Deana May 6, 2011 at 08:56 #
  14. I am definitely guilty of saying, it is what it is. I will work on it :)
    Lindsey Nobles´s last blog post ..Broken Promises

    Lindsey Nobles May 6, 2011 at 08:58 #
    • @Lindsey Nobles, Ha!! Lindsey, you just don’t seem to be an “it is what it is” kind of person…

      Randy Elrod May 6, 2011 at 09:19 #
  15. “It is what it is.” is just that. It’s a polite [& short] way of saying, “It’s not going to change so you’d best accept it & move on.”

    Only pet peeve language usage I have is the REPEATED, “ya know” at end of sentences… No, I didn’t know however you don’t give me time to answer your QUESTION ya know!

    However, when someone asks “How are you?” And keeps walking or ‘cuts’ off my answer, their reaction shows rudely & I respond back with, “Don’t ask if you don’t want to know.”

    Joni Sweet May 6, 2011 at 09:00 #
  16. i guess i am what i am ;)

    Looking forward to seeing you guys tonight!
    Lindsey Nobles´s last blog post ..Broken Promises

    Lindsey Nobles May 6, 2011 at 09:20 #
    • @Lindsey Nobles, Yes, you are. Now you sound like Popeye. But you probably don’t even know who that is. :)

      Looking forward to it!

      Randy Elrod May 6, 2011 at 11:07 #
  17. “I could care less.”

    If you could care less then you still care; I’m betting you mean you couldn’t care less, though I probably shouldn’t assume I know your inner thoughts.

    A pet peeve word I hear with frightening regularity is “irregardless” which, until recently, wasn’t even in the dictionary (but is now, along with “ain’t” because it’s used so frequently) when “regardless” or “irrespective” is what is meant.

    I feel so much better getting that out ~ thanks for the venting venue!

    Kate Smith May 6, 2011 at 09:39 #
    • @Kate Smith, Kate, I am TOTALLY with you on the “irregardless” word. Aghhhhhh!!!!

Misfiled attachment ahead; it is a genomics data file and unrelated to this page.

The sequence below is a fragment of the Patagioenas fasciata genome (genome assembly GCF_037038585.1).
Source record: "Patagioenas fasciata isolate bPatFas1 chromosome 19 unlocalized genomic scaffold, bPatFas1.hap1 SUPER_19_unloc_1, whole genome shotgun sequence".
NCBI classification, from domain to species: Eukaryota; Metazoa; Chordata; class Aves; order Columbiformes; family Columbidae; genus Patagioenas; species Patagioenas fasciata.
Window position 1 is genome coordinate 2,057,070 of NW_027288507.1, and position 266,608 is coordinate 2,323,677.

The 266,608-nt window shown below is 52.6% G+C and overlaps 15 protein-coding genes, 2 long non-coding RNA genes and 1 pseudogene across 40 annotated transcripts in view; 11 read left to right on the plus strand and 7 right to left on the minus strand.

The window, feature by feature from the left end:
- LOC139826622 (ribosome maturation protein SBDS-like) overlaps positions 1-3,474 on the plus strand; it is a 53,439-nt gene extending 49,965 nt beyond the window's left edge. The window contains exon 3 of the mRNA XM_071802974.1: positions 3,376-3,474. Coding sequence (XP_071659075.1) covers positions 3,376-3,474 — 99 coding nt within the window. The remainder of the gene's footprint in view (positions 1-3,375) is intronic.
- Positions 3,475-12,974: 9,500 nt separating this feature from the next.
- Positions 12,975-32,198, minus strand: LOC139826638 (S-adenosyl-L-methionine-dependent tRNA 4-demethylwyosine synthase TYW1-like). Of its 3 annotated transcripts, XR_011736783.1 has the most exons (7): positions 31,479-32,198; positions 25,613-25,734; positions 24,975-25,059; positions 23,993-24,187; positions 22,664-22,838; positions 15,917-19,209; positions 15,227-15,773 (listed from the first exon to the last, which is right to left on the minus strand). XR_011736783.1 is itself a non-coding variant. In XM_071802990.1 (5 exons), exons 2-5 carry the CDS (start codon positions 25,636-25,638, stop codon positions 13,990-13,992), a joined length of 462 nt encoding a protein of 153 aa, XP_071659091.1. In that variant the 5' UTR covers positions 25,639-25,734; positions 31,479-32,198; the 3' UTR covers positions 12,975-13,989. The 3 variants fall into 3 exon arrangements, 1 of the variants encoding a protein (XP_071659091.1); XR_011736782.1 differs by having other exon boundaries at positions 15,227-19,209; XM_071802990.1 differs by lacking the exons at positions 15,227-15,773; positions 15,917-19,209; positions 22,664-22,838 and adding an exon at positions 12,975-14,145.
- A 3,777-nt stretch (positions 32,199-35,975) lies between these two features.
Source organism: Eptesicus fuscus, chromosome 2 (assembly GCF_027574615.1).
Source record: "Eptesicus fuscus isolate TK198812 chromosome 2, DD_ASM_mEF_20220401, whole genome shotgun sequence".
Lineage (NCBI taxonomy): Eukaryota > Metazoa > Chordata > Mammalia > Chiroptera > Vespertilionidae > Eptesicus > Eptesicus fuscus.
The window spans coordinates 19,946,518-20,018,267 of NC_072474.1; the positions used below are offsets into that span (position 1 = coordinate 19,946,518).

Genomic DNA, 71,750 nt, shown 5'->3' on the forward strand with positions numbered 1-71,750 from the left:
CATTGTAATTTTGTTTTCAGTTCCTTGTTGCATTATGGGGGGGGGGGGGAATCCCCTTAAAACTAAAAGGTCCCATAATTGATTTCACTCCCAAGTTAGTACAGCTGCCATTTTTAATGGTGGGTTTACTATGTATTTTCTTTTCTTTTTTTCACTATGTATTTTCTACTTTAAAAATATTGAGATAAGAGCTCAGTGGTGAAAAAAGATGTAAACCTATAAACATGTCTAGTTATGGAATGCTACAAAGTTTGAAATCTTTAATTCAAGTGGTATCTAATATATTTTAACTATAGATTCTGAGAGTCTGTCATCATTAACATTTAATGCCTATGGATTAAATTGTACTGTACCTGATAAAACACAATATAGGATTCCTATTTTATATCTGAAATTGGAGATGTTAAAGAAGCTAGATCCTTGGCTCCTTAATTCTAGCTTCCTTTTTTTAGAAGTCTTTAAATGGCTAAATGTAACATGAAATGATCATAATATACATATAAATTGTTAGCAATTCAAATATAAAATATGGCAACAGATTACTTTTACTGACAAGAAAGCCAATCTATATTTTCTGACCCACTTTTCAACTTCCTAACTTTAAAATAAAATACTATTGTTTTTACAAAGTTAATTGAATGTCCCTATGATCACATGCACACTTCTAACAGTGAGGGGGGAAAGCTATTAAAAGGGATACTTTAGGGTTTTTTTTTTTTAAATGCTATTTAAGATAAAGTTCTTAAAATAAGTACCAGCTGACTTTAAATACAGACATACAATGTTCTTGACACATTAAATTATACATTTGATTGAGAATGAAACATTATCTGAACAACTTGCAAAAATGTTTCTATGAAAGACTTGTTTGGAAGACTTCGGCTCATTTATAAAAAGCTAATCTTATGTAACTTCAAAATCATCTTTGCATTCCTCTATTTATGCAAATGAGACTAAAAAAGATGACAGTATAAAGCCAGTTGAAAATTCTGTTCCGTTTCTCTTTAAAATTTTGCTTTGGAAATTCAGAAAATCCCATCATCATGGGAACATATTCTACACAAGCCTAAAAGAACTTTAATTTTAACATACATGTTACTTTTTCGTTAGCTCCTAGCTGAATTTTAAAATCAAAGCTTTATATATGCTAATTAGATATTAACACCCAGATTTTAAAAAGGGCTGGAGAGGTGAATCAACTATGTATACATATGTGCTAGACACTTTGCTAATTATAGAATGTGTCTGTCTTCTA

Randy Elrod May 6, 2011 at 11:07 #
  18. “Newborn babies,” aren’t all babies new when they are born? When people use the word, “Whatever,” to shut someone down. May I also add, “Huh, yah, and gonna.”

    Colleen May 6, 2011 at 09:40 #
    • @Colleen, Colleen, now that is great!! Yep, I hate the whatever to shut soemone down as well!

      Randy Elrod May 6, 2011 at 11:08 #
  19. I hear you. I think we’re all prone to tossing out easy phrases at times because we’re lazy, bored, tired, whatever.

    Oh, that reminds me. WHATEVER. I have been known to slip and use that on a rare occasion when frustration is holding me prisoner. But its use is rampant in society, and it drives me nuts. If given the opportunity I respond by quoting Philippians 4:8. That’s the only WHATEVER I want to hear. Of course, it’s usually met with a rolling of eyes, the flip of a hand, or the back of the retreating offender. Oh, well. WHATEVER.

    Margaret May 6, 2011 at 09:40 #
    • @Margaret, Yes, the post above laments the use of whatever as well… so true. Thanks, Margaret.

      Randy Elrod May 6, 2011 at 11:09 #
  20. Mine is, “I could care less”. Oh, so if you COULD care less, then you do care at least a little bit! It’s supposed to be “I couldn’t care less,” meaning that it is impossible for you to care any less than you already do.

    I also get really annoyed when people use the wrong version of the words “their”, “they’re”, or “there”.

    Kim Bruce May 6, 2011 at 09:52 #
  21. I hate to be called ‘guy’. Drives me nuts!!